Millard S. "Mickey" Drexler, the legendary merchant who built Gap Inc. into a global retail icon before retiring four months ago, has resurfaced at one of Gap's much smaller rivals.
Yesterday, Drexler, 58, was named chairman and chief executive of J. Crew, the casual preppy retailer that has been struggling to grow beyond catalogues and bring its chinos and crewneck sweaters to mall-based stores nationwide.
To help it along, Drexler is investing $10 million of his own money into the New York-based company. Texas Pacific Group, J. Crew's majority shareholder, will pump in an additional $10 million, the privately held retailer said in a statement.
Besides the money, Drexler brings his reputation and knack for fashion -- the same knack that created the basic T-shirts and khakis that made Gap famous and ushered in the casual dress era. That was before Gap made a series of fashion missteps that contributed to a 2 1/2 year sales slide and somewhat tarnished Drexler's luster. Recently, Gap has showed signs of a turnaround.
Given Drexler's longtime star merchant status, many wondered where he would land after 19 years at Gap, which also owns the Banana Republic and Old Navy chains.
Drexler has told analysts he was looking for an enterprise that would tap into his creative talents without demanding the logistical and administrative tasks required of running a chain as huge as the Gap, which rung up $14 billion in sales last year from its 4,000 stores.
"When the company became huge, it wasn't fun for him anymore," said Jennifer Black, an analyst at Wells Fargo Securities. "His passion is for the merchandise."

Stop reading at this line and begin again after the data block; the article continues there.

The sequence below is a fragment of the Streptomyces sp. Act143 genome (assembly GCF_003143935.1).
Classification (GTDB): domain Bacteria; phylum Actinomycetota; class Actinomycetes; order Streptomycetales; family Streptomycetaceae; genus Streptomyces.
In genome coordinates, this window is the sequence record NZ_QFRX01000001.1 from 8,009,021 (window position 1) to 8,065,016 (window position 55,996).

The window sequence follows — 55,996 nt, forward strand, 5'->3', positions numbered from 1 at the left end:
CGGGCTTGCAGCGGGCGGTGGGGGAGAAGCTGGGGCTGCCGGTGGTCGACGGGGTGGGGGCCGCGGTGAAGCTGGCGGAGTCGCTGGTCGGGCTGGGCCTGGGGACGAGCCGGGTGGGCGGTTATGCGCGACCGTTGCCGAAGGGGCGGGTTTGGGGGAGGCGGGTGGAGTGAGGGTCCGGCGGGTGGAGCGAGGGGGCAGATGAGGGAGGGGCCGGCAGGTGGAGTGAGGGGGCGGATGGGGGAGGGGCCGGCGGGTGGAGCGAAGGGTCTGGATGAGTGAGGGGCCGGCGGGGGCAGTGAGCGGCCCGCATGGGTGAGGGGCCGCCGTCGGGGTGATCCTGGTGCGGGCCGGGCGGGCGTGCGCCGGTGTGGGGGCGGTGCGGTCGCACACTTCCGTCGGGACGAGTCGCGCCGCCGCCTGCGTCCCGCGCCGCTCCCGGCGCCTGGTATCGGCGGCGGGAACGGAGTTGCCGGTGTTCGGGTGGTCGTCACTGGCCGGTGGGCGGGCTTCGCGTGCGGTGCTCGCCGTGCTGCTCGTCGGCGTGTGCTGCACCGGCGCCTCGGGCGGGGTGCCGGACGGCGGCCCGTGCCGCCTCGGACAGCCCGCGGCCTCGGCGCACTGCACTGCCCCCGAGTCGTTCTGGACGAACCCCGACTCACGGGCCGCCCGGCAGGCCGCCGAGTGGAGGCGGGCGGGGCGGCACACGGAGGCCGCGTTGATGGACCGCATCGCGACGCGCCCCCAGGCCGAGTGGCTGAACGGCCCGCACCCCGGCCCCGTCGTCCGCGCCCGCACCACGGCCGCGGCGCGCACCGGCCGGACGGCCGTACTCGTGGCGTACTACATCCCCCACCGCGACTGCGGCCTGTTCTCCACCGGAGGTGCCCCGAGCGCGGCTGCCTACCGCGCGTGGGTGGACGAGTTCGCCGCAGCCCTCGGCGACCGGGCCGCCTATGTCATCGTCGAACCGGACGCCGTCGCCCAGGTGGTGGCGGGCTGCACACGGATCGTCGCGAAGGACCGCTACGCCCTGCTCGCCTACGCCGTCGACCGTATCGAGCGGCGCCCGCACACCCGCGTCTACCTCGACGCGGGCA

In that way, J. Crew might be a perfect fit. The company has been struggling to find its fashion niche and its target customer for years. Sales at its 150 stores were down 1.3 percent last year, to $733 million.
Sales at stores open more than a year declined 10 percent last year, underscoring the difficulties it has had distinguishing itself among rivals such as Abercrombie & Fitch, American Eagle and Gap.
"I look forward to the challenge," Drexler said in a statement.
Gap was a troubled chain when he arrived there from Ann Taylor in 1983, Donald Trott, an analyst at Jefferies & Co. By reinventing it, Drexler built his reputation.
"Mickey's skills are in the marketing and merchandising area," Trott said. "With J. Crew, he's dealing with a significantly smaller company that needs those talents."
Drexler's arrival at J. Crew has meant some reshuffling at the company's top ranks.
Ken Pilot, who recently was tapped as J. Crew's chief executive after leaving his post as president of Gap's international division, resigned.
"While we hoped Ken would have stayed, we understand his decision to resign and appreciate his contributions during his four months as CEO," J. Crew's board of directors said in a statement.
Emily Woods, the company's chairman and daughter of J. Crew's founder, relinquished the chairmanship but will remain a member of the board and an investor in the company.
Jeff Pfeifle, a close ally of Drexler's at Gap, joined J. Crew as president. Most recently, he was executive vice president of product and design at Old Navy.